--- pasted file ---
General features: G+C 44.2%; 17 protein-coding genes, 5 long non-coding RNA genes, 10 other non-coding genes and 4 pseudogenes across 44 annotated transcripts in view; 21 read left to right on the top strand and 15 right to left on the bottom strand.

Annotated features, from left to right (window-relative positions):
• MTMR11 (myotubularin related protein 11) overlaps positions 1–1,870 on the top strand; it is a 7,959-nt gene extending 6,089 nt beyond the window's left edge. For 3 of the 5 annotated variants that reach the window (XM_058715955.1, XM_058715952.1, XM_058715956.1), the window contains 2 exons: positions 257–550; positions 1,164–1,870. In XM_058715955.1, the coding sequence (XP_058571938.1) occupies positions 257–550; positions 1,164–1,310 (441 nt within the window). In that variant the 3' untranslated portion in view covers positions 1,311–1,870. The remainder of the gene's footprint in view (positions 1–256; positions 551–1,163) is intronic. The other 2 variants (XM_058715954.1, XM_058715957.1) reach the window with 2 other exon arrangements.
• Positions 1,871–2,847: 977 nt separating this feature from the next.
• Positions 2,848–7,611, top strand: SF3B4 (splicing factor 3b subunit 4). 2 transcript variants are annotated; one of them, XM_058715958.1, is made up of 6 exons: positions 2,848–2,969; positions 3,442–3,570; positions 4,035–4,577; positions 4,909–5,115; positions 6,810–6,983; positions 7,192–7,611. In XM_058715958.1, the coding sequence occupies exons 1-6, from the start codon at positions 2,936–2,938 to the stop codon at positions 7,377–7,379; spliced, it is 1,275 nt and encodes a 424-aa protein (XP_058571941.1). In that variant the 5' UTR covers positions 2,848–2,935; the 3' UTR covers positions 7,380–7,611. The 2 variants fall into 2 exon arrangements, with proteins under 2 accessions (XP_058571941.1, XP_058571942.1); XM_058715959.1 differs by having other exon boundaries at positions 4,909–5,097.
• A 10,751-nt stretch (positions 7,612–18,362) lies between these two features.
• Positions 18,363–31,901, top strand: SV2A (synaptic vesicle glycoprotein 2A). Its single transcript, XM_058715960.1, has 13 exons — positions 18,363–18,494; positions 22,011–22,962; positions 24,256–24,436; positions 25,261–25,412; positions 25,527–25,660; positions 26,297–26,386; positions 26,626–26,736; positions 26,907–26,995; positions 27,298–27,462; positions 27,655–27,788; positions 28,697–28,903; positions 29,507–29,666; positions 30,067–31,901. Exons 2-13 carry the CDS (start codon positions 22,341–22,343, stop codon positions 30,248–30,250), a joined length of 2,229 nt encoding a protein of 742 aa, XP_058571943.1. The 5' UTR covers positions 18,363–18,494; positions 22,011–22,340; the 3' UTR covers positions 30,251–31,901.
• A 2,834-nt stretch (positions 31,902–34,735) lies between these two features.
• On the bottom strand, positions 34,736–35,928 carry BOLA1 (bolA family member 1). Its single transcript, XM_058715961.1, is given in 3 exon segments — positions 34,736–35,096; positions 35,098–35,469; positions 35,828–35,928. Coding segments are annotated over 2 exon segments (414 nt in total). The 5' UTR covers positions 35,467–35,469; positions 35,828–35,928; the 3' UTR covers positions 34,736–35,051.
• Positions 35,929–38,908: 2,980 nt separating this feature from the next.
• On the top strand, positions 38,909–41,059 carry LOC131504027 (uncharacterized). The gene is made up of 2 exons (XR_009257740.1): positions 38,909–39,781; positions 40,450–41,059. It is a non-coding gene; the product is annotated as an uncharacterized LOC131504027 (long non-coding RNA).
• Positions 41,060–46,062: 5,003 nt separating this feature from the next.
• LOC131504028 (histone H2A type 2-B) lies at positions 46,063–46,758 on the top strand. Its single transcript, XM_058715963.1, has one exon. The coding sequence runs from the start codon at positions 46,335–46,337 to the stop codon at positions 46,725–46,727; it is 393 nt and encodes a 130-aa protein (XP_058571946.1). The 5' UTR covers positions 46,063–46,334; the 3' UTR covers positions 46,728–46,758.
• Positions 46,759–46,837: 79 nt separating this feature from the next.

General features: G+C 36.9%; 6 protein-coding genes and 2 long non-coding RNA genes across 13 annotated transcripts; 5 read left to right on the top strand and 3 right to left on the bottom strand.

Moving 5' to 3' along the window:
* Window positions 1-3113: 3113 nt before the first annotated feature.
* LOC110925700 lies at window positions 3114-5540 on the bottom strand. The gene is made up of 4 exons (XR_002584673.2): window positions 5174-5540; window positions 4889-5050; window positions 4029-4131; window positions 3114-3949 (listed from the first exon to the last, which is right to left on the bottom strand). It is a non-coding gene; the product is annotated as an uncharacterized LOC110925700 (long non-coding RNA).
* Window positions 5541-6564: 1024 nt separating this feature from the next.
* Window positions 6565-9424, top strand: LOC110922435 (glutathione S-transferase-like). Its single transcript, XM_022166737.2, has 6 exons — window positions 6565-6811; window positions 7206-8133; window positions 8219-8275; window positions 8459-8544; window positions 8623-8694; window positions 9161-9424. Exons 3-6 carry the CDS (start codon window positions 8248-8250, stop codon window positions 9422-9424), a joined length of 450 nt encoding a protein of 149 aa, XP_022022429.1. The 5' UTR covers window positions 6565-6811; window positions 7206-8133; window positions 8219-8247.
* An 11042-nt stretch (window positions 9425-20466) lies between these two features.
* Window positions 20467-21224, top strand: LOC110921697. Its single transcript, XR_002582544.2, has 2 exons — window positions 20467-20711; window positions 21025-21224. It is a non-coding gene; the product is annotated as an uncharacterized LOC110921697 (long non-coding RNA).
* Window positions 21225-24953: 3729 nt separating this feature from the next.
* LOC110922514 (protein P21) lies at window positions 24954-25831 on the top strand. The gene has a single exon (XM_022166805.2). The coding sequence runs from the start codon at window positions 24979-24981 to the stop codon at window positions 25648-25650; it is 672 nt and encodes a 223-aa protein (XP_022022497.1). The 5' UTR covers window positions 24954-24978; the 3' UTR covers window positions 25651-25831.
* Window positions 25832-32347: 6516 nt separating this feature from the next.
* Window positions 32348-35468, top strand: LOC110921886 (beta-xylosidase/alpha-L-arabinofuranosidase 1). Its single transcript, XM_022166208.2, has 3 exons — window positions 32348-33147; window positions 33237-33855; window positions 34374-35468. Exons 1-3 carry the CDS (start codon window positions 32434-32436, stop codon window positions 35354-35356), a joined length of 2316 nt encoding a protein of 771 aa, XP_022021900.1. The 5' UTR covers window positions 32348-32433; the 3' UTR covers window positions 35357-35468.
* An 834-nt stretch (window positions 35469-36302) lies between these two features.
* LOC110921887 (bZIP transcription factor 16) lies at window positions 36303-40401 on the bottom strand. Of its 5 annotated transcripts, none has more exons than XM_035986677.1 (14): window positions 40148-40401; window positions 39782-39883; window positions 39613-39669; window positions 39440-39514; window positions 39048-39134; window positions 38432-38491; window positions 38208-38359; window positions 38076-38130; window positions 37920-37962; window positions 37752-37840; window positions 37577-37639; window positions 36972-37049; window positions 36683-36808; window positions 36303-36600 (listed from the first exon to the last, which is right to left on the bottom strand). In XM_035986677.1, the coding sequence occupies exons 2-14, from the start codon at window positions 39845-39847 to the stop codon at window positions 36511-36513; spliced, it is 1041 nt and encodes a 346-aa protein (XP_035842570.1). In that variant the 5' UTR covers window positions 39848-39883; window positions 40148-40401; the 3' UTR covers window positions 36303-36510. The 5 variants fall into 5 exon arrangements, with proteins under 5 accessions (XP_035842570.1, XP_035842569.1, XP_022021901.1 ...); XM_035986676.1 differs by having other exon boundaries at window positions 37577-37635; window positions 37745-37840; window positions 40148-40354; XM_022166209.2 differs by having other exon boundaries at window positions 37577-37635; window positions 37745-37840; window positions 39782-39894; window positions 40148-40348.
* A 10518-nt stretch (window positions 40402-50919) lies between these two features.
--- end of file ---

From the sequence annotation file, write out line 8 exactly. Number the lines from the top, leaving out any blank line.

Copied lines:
• A 2,834-nt stretch (positions 31,902–34,735) lies between these two features.